The situation in which Pasternak found himself was, in his words, "tragically difficult." He was forced to give up the Nobel Prize. On October 31, 1958, Pasternak sent a letter to Khrushchev in which he spoke of his connection with Russia, emphasizing the impossibility of being outside the country for himself. On November 2, the writer's note was published in Pravda. A TASS statement was also posted there. It stated that "if B. L. Pasternak wished to completely leave the Soviet Union, whose social system and people he slandered in his anti-Soviet essay Doctor Zhivago, then the official bodies would not fix him with any obstacles. He will be given the opportunity to travel outside the Soviet Union and personally experience all the “delights of capitalist paradise”. ” By this time, the novel was published abroad already in 18 languages. Pasternak chose to stay in the country and not leave it, even for a short time. A year and a half later, in May 1960, he died of lung cancer. The Pasternak affair thus showed the limits of de-Stalinization. The intelligentsia was required to adapt to the existing order and serve them. Those who could not “reorganize” were eventually forced to leave the country. This fate did not pass by the side of the future Nobel laureate of the poet I. Brodsky, who began writing poetry in 1958, but soon fell into disfavor for his independent views on art and emigrated.
Despite the rigid framework in which the authors were allowed to create, in the early 60s. in the country was not published several bright works, which caused an ambiguous assessment even then. Among them is the story by A. I. Solzhenitsyn "One Day of Ivan Denisovich". The work was conceived by the author in the winter of 1950/1951, while he was at the general works in Ekibastuz Special Camp. The decision to publish a story telling about the life of prisoners was taken at a meeting of the Presidium of the Central Committee of the CPSU in October 1962 under personal pressure from Khrushchev. At the end of the same year, it was published in Novy Mir, and then in the Soviet Writer Publishing House and in the Roman Gazette. Ten years later, all these publications will be destroyed in libraries by secret instructions. Readers of the work of Solzhenitsyn divided into 2 opposing camps. Some expressed his "heartfelt thanks" to him for the truthful narration, while others expressed bewilderment about the publication. According to the latter, "Solzhenitsyn's story is an ordinary, mediocre work, something like a literary curiosity." However, even the polarity of the existing assessments of the artistic merit of Ivan Denisovich could not diminish the significance of the very fact of the appearance of this work.
In the late 50s. in the Soviet Union, the beginnings of a phenomenon emerged, which in a few years would turn into a dissidence. In 1960, the poet A. Ginzburg became the founder of the first "samizdat-ry" magazine called "Syntax", in which he began to print previously forbidden works of B. Okudzhava, V. Shalamov, B. Akhmadullina, V. Nekrasov. For agitation aimed at undermining the Soviet system, Ginzburg was sentenced to imprisonment.
Thus, the “cultural revolution” of Khrushchev had several facets: from the publication of the works of former prisoners and the appointment in 1960 as Minister of Culture, which seemed very liberal E. A. Furtseva to the pogroms of the very first secretary of the Central Committee. The meeting of party and government leaders with literary and art figures on March 8, 1963 was exemplary in this regard. During the discussion of the issues of artistic mastery, Khrushchev allowed himself rude and unprofessional remarks, many of which were simply insulting to creative workers. So, describing the self-portrait of the artist B. Zhutovsky, the party leader and the head of the government directly stated that his work is an "abomination", "creepiness", "dirty daub", which is "disgusting to look at." The works of sculptor E. Neizvestny were called Khrushchev "nauseous cooking." The authors of the film “Zastava Ilyicha” (M. Khutsiev, G. Shpalikov) were accused of depicting “not fighters and not world converters”, but “idlers”, “semi-decomposed types”, “parasites”, “geeks” and "scum". With his ill-conceived statements, Khrushchev only pushed away a large part of society and deprived himself of the credit of trust that he had received at the XX Party Congress.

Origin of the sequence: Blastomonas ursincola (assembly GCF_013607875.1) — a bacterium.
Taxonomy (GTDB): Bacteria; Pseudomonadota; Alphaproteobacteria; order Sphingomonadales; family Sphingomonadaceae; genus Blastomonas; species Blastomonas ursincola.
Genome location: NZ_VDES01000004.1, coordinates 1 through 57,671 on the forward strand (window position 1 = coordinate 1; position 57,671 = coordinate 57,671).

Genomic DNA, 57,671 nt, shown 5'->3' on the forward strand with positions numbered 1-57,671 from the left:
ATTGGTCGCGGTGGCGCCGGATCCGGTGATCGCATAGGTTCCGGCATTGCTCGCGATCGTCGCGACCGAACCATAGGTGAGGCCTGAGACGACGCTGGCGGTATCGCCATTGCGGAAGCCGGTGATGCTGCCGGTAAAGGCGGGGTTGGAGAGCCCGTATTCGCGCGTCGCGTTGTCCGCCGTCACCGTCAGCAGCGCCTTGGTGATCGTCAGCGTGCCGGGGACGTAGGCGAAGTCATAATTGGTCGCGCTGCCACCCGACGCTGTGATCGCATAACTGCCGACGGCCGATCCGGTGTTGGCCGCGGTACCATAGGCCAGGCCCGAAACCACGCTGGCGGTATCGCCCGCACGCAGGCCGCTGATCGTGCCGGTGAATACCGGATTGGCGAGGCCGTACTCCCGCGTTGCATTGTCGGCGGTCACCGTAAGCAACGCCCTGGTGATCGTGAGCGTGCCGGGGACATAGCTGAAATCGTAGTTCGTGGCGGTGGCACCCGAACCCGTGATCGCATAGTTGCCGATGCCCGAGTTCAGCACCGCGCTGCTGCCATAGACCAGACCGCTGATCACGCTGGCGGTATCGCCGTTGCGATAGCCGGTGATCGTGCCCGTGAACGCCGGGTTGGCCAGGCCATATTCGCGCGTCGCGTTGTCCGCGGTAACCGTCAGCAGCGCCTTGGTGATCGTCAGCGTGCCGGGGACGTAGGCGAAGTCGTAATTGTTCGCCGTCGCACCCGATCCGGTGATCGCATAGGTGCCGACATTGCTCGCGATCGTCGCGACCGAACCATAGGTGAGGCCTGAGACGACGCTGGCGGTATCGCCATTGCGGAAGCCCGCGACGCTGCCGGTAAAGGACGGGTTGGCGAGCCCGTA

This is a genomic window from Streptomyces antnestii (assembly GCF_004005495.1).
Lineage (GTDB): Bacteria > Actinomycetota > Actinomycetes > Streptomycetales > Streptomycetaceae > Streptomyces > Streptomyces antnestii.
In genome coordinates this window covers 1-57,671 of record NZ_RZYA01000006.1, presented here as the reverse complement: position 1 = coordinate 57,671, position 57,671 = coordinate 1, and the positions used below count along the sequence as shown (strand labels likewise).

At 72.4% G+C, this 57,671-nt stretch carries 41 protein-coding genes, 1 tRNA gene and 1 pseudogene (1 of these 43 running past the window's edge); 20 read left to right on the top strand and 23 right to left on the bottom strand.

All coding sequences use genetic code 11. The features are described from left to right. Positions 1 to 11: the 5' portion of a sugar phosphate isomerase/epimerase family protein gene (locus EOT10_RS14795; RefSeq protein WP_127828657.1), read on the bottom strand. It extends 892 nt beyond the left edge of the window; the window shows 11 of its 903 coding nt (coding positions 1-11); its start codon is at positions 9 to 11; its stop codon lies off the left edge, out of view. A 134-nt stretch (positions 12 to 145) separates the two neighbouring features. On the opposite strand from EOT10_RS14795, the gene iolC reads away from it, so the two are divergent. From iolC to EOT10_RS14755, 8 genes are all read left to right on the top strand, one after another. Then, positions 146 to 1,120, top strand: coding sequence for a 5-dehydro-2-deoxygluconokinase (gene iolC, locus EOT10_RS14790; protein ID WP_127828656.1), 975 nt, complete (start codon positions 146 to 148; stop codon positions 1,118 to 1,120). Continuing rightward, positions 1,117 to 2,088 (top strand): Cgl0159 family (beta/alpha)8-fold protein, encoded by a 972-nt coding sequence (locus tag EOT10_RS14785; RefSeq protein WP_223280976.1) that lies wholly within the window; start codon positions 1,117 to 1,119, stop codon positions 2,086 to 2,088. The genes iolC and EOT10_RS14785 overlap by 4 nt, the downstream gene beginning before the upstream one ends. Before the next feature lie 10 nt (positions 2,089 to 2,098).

In the field of education in the second half of the 50s. The Soviet Union has achieved significant success. In December 1958, a law was adopted to strengthen the school’s connection with life, concerning the further development of the public education system. Instead of seven years of study in the country, compulsory eight-year education was introduced. By 1963, this initiative was implemented everywhere. At the same time, the school received a "polytechnic" profile, which suggested a combination of education and labor activity, so that students had an idea of one or several professions. It is generally believed that the latter circumstance did not give positive results. Schools were not equipped with any modern equipment for teaching young people to working professions, and enterprises, in turn, could not carry out the “pedagogical burden” that had unexpectedly fell on them. The proposed system of education only worsened the general education of schoolchildren, without giving them professional skills.
The absurdity of the measures taken soon became apparent. In this regard, in August 1964, the period of vocational training after the 8th grade was reduced from three to two years. Thus, the school was not 11 years old, but 10 years old. In 1966, the Supreme Council adopted an addendum to the law of 1958, emphasizing that the school can provide vocational training to students only where there are necessary conditions for this.
The number of persons who have received secondary, general and special education, grew in the USSR with each year. This was facilitated by a network of day and evening vocational schools in cities and rural areas, where for 1-3 years, along with the specialty, young people acquired basic school education. If on the eve of the war the number of school graduates annually was about 468 thousand people, then in 1951-1955. it exceeded 1 million people, and in 1956-1960. - 1.7 million people.